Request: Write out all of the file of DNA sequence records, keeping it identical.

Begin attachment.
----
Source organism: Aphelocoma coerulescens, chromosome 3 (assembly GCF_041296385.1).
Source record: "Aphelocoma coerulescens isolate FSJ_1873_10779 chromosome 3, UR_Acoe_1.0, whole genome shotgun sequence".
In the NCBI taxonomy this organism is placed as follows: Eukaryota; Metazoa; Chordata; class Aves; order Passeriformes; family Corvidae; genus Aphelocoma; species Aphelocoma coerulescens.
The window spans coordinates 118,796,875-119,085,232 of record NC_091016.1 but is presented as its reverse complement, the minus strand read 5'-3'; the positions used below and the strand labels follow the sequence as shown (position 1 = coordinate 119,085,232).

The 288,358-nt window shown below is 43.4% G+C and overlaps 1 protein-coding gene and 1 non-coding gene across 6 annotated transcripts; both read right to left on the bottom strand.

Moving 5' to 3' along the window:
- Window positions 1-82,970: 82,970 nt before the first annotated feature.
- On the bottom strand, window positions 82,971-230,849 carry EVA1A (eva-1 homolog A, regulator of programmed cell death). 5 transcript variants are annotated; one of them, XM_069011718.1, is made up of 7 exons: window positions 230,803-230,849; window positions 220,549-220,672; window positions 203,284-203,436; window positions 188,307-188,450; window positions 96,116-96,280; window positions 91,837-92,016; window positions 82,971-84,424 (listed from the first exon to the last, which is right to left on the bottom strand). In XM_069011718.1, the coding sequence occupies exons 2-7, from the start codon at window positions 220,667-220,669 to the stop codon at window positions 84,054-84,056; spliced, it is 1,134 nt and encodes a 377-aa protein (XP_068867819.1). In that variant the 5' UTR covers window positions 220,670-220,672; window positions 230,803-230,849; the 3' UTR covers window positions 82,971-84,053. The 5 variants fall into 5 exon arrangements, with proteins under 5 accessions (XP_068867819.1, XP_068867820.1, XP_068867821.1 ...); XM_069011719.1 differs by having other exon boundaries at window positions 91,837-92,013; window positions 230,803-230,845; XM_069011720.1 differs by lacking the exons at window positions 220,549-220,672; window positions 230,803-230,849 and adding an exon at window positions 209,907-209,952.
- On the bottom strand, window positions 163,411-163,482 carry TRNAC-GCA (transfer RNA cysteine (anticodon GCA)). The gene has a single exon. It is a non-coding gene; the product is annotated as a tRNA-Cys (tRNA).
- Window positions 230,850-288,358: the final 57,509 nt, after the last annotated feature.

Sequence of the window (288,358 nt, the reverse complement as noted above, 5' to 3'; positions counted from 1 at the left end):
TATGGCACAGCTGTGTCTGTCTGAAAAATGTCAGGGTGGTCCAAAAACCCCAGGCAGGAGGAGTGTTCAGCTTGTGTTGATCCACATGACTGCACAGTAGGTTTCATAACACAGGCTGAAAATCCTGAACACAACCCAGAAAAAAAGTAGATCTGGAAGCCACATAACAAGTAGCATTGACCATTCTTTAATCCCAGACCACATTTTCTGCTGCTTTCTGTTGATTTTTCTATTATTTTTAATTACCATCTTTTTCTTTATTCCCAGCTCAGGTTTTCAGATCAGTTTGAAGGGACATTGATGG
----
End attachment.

Source organism: Aphelocoma coerulescens, chromosome 3 (assembly GCF_041296385.1).
Source record: "Aphelocoma coerulescens isolate FSJ_1873_10779 chromosome 3, UR_Acoe_1.0, whole genome shotgun sequence".
In the NCBI taxonomy this organism is placed as follows: Eukaryota; Metazoa; Chordata; class Aves; order Passeriformes; family Corvidae; genus Aphelocoma; species Aphelocoma coerulescens.
The window spans coordinates 118,796,875-119,085,232 of record NC_091016.1 but is presented as its reverse complement, the minus strand read 5'-3'; the positions used below and the strand labels follow the sequence as shown (position 1 = coordinate 119,085,232).

The 288,358-nt window shown below is 43.4% G+C and overlaps 1 protein-coding gene and 1 non-coding gene across 6 annotated transcripts; both read right to left on the bottom strand.

Moving 5' to 3' along the window:
- Window positions 1-82,970: 82,970 nt before the first annotated feature.
- On the bottom strand, window positions 82,971-230,849 carry EVA1A (eva-1 homolog A, regulator of programmed cell death). 5 transcript variants are annotated; one of them, XM_069011718.1, is made up of 7 exons: window positions 230,803-230,849; window positions 220,549-220,672; window positions 203,284-203,436; window positions 188,307-188,450; window positions 96,116-96,280; window positions 91,837-92,016; window positions 82,971-84,424 (listed from the first exon to the last, which is right to left on the bottom strand). In XM_069011718.1, the coding sequence occupies exons 2-7, from the start codon at window positions 220,667-220,669 to the stop codon at window positions 84,054-84,056; spliced, it is 1,134 nt and encodes a 377-aa protein (XP_068867819.1). In that variant the 5' UTR covers window positions 220,670-220,672; window positions 230,803-230,849; the 3' UTR covers window positions 82,971-84,053. The 5 variants fall into 5 exon arrangements, with proteins under 5 accessions (XP_068867819.1, XP_068867820.1, XP_068867821.1 ...); XM_069011719.1 differs by having other exon boundaries at window positions 91,837-92,013; window positions 230,803-230,845; XM_069011720.1 differs by lacking the exons at window positions 220,549-220,672; window positions 230,803-230,849 and adding an exon at window positions 209,907-209,952.
- On the bottom strand, window positions 163,411-163,482 carry TRNAC-GCA (transfer RNA cysteine (anticodon GCA)). The gene has a single exon. It is a non-coding gene; the product is annotated as a tRNA-Cys (tRNA).
- Window positions 230,850-288,358: the final 57,509 nt, after the last annotated feature.

Sequence of the window (288,358 nt, the reverse complement as noted above, 5' to 3'; positions counted from 1 at the left end):
TATGGCACAGCTGTGTCTGTCTGAAAAATGTCAGGGTGGTCCAAAAACCCCAGGCAGGAGGAGTGTTCAGCTTGTGTTGATCCACATGACTGCACAGTAGGTTTCATAACACAGGCTGAAAATCCTGAACACAACCCAGAAAAAAAGTAGATCTGGAAGCCACATAACAAGTAGCATTGACCATTCTTTAATCCCAGACCACATTTTCTGCTGCTTTCTGTTGATTTTTCTATTATTTTTAATTACCATCTTTTTCTTTATTCCCAGCTCAGGTTTTCAGATCAGTTTGAAGGGACATTGATGG